The lack of research on usual care services in child protective services (CPS) is a significant gap in the research and in the field’s ability to understand how to improve services to prevent maltreatment. This study examines subsequent reports (SR) and subsequent substantiated reports (SSR) by treatment completion status in a post-differential response, voluntary, state-funded, community-based program designed to engage and strengthen natural and community-based supports, and provide linkages to additional community services. Exploratory analyses of characteristics associated with program participation were conducted.
Data are from one state’s CPS administrative and community program data analyzed at the family level (n= 6,272) from families with an index report and first assignment to the community program from October 2014 – March 2018. Logistic regression was used with any SRs (40.1%) and SSRs (11.1%) within 18-months of index. Bivariate analyses compared family and case characteristics by program participation, SR, and SSR. Participation was divided into four categories: (1) CPS referral only (n=1,754), (2) evaluation only (n=573), (3) family discontinued services (n=621), and (4) treatment goals met (n=3,324).
Families were racially/ethnically diverse (39.0% White, 22.5% Black, 37.5% Latinx, and 1.0% other). Chi-square statistics suggest both logistic regression models were statistically significant: SR (X2 (df=31) = 320.0, p < .001); SSR (X2 (df=31) = 207.1, p < .001). Families who met treatment goals were significantly less likely to have an SSR than the referral only, evaluation only, and families who discontinued services. Compared to families who met treatment goals, families who discontinued services were estimated to have a 39.7% higher likelihood of receiving a SSR (OR 1.40, p=.025); evaluation only families had a 60.2% higher likelihood (p=.005); and referral only families had a 64% higher likelihood (p=.002). Other variables significantly associated with receiving an SSR included age of youngest victim, prior report history, and caregiver’s substance abuse history. Program participation was not significant for SR. Exploratory analyses identified that families who met goals were less likely to have only ‘neglect’ factors identified in the risk assessment, children under age two, and a history of caregiver substance abuse. They were more likely to have children with an identified risk factor such as mental health/behavioral problem. Descriptions of assessed need, services referred, received and not received will be presented to provide a comprehensive description of this community program.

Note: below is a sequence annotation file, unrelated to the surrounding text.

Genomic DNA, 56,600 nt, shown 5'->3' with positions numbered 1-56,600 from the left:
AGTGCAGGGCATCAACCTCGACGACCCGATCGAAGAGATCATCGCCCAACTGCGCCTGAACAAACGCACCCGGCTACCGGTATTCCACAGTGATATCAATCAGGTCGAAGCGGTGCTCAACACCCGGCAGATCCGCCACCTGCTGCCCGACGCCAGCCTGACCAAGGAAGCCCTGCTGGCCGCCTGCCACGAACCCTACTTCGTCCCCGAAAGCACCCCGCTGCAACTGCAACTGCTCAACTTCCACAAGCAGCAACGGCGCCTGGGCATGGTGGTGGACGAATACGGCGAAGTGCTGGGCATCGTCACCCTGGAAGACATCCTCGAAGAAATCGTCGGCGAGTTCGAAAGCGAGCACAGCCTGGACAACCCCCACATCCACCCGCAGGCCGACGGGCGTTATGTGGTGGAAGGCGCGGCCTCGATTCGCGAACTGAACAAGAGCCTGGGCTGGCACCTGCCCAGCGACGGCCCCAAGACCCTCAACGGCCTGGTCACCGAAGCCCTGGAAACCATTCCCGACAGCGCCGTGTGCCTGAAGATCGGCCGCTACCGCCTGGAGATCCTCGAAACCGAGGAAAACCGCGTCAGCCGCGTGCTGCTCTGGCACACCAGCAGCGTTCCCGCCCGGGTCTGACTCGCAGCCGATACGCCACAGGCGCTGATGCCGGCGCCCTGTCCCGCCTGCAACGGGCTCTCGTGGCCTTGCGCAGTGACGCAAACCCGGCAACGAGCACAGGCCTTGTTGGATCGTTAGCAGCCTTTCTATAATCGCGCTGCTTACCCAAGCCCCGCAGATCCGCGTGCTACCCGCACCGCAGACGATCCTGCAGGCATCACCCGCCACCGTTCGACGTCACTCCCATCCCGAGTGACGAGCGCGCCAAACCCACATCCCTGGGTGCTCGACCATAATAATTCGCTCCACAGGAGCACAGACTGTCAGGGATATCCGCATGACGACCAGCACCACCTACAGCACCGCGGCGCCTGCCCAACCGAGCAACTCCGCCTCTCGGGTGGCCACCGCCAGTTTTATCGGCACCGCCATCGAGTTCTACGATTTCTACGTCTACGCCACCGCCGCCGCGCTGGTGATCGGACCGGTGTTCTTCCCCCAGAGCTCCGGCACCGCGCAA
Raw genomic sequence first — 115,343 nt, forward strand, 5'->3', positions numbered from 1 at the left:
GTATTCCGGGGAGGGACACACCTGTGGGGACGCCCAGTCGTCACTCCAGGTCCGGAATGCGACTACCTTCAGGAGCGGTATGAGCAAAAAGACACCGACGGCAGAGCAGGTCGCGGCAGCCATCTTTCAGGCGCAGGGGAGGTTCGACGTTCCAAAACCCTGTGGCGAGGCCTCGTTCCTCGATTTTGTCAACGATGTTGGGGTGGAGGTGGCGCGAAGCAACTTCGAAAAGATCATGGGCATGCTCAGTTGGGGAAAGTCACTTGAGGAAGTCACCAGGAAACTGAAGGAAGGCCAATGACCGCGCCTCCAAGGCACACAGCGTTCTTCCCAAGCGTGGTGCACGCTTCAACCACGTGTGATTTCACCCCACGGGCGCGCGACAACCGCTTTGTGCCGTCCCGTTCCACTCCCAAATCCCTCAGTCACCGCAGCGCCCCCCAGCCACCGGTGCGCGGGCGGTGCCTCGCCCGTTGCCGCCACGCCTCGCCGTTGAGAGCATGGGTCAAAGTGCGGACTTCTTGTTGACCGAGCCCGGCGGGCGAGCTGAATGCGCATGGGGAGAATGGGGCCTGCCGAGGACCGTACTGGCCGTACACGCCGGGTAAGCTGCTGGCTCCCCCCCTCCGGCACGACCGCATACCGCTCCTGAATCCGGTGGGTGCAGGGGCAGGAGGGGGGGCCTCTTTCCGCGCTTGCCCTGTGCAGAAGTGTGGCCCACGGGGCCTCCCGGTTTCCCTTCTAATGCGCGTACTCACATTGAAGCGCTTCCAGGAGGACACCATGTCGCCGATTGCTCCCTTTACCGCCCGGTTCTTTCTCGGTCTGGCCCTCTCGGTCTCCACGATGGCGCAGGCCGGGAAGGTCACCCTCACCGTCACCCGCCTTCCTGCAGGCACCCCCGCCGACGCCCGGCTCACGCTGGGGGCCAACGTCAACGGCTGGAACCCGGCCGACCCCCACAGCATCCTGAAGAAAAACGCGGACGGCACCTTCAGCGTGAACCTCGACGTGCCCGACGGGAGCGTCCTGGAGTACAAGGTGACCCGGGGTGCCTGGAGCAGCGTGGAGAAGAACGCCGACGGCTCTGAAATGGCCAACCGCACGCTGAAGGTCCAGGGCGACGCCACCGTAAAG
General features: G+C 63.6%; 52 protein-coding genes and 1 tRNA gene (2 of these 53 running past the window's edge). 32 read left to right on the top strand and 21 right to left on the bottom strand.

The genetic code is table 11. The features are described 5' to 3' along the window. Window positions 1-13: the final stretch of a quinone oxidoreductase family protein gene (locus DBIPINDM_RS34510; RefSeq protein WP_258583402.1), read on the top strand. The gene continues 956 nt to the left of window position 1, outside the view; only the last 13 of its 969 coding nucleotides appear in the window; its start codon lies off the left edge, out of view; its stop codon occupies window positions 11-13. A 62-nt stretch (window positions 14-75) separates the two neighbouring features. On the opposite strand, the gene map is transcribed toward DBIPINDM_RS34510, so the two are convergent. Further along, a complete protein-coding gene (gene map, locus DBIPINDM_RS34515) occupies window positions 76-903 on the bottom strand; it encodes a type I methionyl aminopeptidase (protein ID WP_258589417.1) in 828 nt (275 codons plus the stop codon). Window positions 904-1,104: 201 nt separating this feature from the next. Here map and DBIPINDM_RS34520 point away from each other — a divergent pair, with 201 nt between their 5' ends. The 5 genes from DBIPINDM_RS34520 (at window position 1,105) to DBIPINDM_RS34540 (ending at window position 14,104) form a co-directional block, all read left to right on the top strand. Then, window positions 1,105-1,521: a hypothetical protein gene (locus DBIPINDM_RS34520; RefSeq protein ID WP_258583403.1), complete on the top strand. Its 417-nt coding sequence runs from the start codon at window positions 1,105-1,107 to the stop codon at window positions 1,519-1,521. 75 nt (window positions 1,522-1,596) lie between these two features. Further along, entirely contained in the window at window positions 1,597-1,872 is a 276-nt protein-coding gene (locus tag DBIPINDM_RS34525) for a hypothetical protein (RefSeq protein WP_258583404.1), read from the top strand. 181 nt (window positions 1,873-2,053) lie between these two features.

Conclusion and Discussion
Families who met treatment goals were less likely to have a more serious maltreatment report (an SSR) than families who were referred, but did not engage in the program, families who only completed the evaluation at the program, and families who discontinued services. There was no effect for any subsequent report. This suggests that the program is successful at reducing escalation of maltreatment for families who meet their treatment goals and that engagement efforts may decrease subsequent substantiated reports. Exploratory analyses of program participation identified characteristics associated with program participation category. Further research is needed to understand the role of these factors in meeting treatment goals.